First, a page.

Review: “The Invisible Library” By Genevieve Cogman (Novel)

Back when I originally bought my copy of Natasha Pulley’s “The Watchmaker Of Filigree Street“, I noticed another intriguing-looking steampunk novel mentioned on the website.

So, when I got back into reading once again, I bought a second-hand copy of Genevieve Cogman’s 2015 novel “The Invisible Library”…. and then didn’t get round to reading it until a month or three later.

So, let’s take a look at “The Invisible Library”. Needless to say, this review will contain some SPOILERS.

This is the 2015 Tor (UK) paperback edition of “The Invisible Library” that I read. And, yes, the shiny gold text and illustrations don’t really show that well in this scan.

The novel begins with a character called Irene working undercover as a cleaner in a boys’ boarding school. She is on a mission to steal a book from the school. However, the room the book is being kept in has some kind of magic-based security system. Needless to say, Irene is soon chased across the school grounds by an assortment of gargoyles and hellhounds. When she reaches a nearby library, she opens a paranormal doorway and steps through it…. into a much larger library.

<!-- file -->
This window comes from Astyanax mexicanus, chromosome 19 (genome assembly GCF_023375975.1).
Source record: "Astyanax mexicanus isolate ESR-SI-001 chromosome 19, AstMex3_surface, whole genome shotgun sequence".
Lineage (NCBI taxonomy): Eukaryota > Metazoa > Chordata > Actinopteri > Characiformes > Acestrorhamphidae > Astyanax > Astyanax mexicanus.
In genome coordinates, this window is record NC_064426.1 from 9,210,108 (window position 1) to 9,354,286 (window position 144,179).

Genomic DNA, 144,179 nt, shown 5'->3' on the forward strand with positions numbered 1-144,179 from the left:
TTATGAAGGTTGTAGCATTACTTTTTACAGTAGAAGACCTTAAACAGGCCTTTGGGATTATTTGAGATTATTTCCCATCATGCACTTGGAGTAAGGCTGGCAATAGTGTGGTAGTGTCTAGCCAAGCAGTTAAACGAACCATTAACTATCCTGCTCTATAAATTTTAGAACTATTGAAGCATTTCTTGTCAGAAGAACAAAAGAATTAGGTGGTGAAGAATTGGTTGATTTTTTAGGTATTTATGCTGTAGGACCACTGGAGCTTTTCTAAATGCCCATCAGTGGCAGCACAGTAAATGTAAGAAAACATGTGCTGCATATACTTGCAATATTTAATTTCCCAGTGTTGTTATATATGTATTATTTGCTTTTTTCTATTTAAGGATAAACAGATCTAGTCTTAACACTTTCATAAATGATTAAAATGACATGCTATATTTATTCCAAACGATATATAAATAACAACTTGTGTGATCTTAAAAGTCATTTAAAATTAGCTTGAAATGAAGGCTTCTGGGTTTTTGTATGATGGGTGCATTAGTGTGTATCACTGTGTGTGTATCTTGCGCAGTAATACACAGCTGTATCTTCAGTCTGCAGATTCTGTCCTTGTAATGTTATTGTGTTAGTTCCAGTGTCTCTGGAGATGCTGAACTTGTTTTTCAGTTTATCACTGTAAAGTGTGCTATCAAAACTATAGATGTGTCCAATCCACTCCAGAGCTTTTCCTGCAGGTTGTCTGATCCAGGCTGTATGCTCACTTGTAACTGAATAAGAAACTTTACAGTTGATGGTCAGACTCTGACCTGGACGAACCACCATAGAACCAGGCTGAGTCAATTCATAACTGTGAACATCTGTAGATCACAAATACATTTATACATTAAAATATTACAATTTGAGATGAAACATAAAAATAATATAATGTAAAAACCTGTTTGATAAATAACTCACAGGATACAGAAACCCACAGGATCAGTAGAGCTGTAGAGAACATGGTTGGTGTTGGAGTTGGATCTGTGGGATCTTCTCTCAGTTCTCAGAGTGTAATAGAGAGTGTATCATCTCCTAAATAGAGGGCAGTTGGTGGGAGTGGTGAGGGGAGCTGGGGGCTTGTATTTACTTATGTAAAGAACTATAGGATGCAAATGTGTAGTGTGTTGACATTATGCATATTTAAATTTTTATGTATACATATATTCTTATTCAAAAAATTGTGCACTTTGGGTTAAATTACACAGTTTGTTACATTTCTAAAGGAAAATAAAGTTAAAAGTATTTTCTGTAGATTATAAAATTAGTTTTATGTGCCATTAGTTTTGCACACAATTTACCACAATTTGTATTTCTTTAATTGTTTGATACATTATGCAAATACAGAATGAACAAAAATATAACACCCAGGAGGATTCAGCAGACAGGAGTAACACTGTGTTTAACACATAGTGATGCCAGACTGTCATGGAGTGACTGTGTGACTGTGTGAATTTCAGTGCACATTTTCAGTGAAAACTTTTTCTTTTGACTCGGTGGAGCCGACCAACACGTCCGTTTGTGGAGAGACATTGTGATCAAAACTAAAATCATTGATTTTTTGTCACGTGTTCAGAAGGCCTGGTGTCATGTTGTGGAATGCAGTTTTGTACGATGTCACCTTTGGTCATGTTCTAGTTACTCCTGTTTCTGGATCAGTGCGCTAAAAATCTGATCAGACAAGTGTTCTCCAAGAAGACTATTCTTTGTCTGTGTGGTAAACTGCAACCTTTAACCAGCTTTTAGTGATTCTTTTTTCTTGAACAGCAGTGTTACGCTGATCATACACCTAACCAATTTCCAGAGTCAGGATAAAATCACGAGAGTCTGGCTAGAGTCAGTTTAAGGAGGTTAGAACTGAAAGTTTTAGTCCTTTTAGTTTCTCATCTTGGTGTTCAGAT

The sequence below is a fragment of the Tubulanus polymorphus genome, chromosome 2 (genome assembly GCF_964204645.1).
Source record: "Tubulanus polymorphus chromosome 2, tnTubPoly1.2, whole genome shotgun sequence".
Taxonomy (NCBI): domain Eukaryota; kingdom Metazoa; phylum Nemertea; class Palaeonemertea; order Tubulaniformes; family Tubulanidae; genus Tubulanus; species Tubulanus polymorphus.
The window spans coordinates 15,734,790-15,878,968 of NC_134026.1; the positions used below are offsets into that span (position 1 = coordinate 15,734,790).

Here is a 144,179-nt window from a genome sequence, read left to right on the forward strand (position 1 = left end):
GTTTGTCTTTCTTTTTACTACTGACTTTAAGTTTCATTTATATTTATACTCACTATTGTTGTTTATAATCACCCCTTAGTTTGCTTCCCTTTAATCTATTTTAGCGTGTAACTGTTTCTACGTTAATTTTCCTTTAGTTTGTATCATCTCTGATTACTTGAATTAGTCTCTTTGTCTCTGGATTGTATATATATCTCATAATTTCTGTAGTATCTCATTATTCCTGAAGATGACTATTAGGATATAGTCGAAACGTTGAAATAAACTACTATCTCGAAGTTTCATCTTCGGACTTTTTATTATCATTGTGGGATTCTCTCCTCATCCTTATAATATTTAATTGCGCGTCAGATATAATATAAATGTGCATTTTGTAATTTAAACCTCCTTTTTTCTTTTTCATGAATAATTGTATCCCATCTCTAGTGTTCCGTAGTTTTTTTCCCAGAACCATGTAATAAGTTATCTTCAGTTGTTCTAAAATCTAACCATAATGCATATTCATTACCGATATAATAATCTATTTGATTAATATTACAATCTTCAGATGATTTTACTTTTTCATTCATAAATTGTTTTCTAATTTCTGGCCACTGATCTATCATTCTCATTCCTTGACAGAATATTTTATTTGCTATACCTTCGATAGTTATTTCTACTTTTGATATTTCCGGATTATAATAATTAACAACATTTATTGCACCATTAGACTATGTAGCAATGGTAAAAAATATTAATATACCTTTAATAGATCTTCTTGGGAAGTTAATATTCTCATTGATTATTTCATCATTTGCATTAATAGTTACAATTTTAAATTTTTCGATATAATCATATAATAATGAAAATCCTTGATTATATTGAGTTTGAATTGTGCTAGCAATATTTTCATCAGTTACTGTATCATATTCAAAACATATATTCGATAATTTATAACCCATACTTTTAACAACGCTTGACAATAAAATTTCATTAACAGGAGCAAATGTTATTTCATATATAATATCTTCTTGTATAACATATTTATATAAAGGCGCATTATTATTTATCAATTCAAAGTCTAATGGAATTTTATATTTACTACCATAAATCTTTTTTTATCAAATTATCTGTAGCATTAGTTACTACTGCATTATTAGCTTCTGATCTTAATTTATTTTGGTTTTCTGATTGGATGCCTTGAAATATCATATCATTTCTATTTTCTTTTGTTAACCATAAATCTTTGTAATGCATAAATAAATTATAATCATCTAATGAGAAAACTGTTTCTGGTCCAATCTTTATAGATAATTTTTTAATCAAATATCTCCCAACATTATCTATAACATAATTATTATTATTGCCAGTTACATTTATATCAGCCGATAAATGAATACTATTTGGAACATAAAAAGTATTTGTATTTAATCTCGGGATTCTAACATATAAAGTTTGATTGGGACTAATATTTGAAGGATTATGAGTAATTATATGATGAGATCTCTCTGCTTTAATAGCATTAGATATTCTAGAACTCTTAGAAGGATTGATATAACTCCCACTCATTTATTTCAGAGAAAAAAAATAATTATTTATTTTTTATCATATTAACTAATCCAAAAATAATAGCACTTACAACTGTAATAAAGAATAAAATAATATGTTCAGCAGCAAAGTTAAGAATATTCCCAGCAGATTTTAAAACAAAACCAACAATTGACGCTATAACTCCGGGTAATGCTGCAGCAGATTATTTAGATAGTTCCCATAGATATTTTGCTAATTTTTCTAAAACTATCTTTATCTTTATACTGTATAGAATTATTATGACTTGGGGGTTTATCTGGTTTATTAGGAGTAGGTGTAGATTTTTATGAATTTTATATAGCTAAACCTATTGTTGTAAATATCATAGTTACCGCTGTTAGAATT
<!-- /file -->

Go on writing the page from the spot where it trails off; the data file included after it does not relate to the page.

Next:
Irene is a librarian, an agent of a vast timeless library that exists between an infinite number of parallel universes. The job of a librarian is to track down rare books from different universes in order to preserve them for eternity. However, soon after Irene hands the book in, she is given a new mission by her superiors.

She is instructed to take an apprentice librarian called Kai to a Victorian-like world and obtain an alternate version of Grimm’s fairytales. Of course, this mission quickly turns out to be much more complicated and perilous than Irene expected….

One of the first things that I will say about this book is that it was different to what I had expected and, at first, I didn’t like it. Although it really grew on me after a while (after all, it reminded me of a cross between TV shows like “Warehouse 13”, “Sliders”, “Doctor Who” and “Supernatural”, with strong hints of Sherlock Holmes too 🙂), “The Invisible Library” is much more of a fantasy novel than I had initially expected.